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Around-the-clock Ambulatory Blood Pressure Monitoring is Required to Properly Diagnose Resistant Hypertension and Assess Associated Vascular Risk

  • Ramón C. HermidaEmail author
  • Diana E. Ayala
  • María T. Ríos
  • José R. Fernández
  • Artemio Mojón
  • Michael H. Smolensky
Resistant Hypertension (E Pimenta, Section Editor)
Part of the following topical collections:
  1. Topical Collection on Resistant Hypertension

Abstract

Diagnosis of resistant hypertension (RH) is currently based upon awake-time office blood pressure (BP). An increasing number of studies have documented abnormally elevated sleep-time BP in most RH patients, indicating that diagnosis of true RH cannot be determined solely by comparison of office BP with either patient awake-time BP self-measurements or awake-BP mean from ambulatory monitoring (ABPM), as is customary in the published literature. Moreover, the ABPM-determined sleep-time BP mean is an independent and stronger predictor of cardiovascular and cerebrovascular disease (CVD) risk than either daytime office/ABPM-derived awake or 24-hour means. Results of the recently completed MAPEC (Monitorización Ambulatoria para Predicción de Eventos Cardiovasculares) prospective outcomes study, which included a large cohort of RH patients, established that time of treatment relative to circadian rhythms constituted a critically important yet often neglected variable with respect to BP control. The study found that bedtime versus morning ingestion of the full dose of ≥1 BP-lowering medications resulted in both better therapeutic normalization of sleep-time BP and reduced CVD morbidity and mortality, including in RH patients. Accordingly, ABPM is highly recommended to properly diagnose and manage true RH, with a bedtime hypertension medication regimen as the therapeutic scheme of choice.

Keywords

Ambulatory blood pressure monitoring Asleep blood pressure Resistant hypertension Cardiovascular risk Bedtime hypertension chronotherapy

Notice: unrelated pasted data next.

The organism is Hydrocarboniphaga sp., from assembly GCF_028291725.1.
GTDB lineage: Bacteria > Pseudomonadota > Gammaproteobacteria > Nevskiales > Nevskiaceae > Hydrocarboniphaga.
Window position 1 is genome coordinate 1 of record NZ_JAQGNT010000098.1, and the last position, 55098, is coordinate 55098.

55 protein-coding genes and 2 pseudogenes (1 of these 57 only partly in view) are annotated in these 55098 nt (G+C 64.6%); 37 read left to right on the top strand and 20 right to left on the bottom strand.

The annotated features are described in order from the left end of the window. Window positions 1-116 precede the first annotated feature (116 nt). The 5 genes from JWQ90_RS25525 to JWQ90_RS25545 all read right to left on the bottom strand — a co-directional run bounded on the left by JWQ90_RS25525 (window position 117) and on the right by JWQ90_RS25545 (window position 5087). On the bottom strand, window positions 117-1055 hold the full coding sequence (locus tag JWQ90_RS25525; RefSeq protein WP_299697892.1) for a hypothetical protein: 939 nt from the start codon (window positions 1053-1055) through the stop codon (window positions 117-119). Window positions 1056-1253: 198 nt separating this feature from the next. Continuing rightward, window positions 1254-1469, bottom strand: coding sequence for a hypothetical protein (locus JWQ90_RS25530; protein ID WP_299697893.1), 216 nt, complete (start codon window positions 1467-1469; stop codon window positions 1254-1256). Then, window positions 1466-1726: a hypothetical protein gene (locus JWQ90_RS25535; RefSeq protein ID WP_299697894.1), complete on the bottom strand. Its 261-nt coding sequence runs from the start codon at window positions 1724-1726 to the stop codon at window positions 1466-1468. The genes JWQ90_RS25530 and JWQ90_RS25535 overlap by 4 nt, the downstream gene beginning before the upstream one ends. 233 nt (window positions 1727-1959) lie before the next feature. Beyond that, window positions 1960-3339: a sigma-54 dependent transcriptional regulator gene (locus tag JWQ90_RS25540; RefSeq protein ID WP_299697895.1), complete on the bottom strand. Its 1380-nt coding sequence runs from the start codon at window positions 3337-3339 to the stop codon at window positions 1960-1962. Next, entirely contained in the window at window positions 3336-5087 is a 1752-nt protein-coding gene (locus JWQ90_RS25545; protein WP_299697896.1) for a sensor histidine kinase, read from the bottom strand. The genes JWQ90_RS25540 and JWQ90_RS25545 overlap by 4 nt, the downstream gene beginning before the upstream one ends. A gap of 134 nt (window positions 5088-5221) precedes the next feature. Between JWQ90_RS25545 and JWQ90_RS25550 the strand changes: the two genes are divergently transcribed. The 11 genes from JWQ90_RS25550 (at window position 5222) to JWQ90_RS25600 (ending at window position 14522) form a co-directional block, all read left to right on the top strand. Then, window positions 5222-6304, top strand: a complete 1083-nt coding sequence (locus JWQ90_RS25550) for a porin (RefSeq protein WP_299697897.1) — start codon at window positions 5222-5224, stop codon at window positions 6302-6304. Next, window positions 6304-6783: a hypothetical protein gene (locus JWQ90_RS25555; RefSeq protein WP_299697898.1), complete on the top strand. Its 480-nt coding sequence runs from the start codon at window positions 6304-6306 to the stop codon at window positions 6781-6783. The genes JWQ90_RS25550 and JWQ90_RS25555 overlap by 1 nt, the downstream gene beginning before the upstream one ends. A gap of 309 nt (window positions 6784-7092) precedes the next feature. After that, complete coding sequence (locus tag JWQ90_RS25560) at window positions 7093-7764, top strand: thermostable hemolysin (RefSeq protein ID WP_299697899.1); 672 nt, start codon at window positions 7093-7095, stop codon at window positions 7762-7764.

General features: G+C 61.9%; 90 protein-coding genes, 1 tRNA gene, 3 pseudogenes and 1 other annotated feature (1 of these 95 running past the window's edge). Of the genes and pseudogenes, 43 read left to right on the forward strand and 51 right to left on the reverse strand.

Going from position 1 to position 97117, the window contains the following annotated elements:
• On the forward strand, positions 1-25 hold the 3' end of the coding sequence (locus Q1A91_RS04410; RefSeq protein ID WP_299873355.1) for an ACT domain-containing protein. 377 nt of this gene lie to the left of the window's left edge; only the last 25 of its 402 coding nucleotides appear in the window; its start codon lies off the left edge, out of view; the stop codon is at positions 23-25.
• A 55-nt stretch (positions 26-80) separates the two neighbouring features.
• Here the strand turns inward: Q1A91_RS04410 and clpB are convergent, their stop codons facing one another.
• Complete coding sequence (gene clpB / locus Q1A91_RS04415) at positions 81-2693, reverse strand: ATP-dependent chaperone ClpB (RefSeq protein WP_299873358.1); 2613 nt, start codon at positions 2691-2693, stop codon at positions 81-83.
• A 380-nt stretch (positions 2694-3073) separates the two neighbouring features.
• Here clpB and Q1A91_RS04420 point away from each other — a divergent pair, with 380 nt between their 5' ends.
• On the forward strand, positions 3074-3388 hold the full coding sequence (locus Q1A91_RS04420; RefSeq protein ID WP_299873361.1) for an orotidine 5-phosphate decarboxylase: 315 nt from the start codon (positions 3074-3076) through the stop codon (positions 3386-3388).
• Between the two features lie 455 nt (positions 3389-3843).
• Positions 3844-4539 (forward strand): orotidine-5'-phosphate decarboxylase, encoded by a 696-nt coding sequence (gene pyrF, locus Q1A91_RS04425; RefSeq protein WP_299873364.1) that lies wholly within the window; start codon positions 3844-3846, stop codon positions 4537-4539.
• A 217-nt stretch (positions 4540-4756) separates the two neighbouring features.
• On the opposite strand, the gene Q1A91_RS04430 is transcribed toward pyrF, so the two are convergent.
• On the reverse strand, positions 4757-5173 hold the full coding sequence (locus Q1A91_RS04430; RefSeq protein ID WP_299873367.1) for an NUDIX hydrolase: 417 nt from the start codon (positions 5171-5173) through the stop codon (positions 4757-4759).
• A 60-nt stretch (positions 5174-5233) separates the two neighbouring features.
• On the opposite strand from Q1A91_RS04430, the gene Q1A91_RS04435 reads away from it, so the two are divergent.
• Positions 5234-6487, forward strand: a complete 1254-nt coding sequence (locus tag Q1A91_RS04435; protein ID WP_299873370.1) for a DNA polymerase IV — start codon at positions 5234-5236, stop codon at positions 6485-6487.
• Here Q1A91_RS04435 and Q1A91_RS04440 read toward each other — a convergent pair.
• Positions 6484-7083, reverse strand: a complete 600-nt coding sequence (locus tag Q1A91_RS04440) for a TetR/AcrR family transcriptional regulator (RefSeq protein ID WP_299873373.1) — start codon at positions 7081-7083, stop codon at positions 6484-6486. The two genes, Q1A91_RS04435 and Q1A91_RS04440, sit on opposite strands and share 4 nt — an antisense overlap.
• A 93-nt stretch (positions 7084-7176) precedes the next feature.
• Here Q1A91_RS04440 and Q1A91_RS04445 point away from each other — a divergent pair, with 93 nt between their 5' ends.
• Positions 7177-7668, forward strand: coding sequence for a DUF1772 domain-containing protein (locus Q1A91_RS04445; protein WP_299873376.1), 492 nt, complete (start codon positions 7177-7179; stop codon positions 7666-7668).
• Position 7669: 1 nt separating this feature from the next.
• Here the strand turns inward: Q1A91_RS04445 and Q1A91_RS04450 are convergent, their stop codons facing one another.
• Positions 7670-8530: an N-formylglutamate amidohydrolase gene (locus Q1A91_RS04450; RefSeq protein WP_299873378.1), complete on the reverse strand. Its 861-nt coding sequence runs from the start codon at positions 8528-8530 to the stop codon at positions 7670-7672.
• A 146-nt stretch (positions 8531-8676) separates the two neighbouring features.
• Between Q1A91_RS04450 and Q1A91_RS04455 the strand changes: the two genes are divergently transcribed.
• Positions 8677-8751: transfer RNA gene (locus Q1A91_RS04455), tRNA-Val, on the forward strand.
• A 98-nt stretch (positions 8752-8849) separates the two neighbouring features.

Notes

Acknowledgments

Research was supported by unrestricted grants from Ministerio de Ciencia e Innovación, Spanish Government (SAF2009-7028-FEDER); Consellería de Economía e Industria, Xunta de Galicia (09CSA018322PR); Consellería de Cultura, Educación e Ordenación Universitaria, Xunta de Galicia (CN2012/251); European Regional Development Fund (ERDF) and the Galician Regional Government under agreement for funding the Atlantic Research Center for Information and Communication Technologies (AtlantTIC); Spanish Government and the European Regional Development Fund (ERDF) under project TACTICA; and Vicerrectorado de Investigación, University of Vigo.

Compliance with Ethics Guidelines

Conflict of Interest

Ramón C. Hermida, Diana E. Ayala, María T. Ríos, José R. Fernández, Artemio Mojón, and Michael H. Smolensky each declare that they have no conflict of interest.

Human and Animal Rights and Informed Consent

This article does not contain any studies with human or animal subjects performed by any of the authors.

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Copyright information

© Springer Science+Business Media New York 2014

Authors and Affiliations

  • Ramón C. Hermida
    • 1
    • 4
    Email author
  • Diana E. Ayala
    • 1
  • María T. Ríos
    • 1
    • 2
  • José R. Fernández
    • 1
  • Artemio Mojón
    • 1
  • Michael H. Smolensky
    • 3
  1. 1.Bioengineering & Chronobiology Laboratories, Atlantic Research Center for Information and Communication Technologies (AtlantTIC)University of VigoVigoSpain
  2. 2.Centro de Salud de A Doblada, Estructura de Gestión Integrada de VigoServicio Galego de Saúde (SERGAS)VigoSpain
  3. 3.Cockrell School of Engineering, Department of Biomedical EngineeringThe University of Texas at AustinAustinUSA
  4. 4.Bioengineering and Chronobiology LabsE.I. TelecomunicaciónVigoSpain

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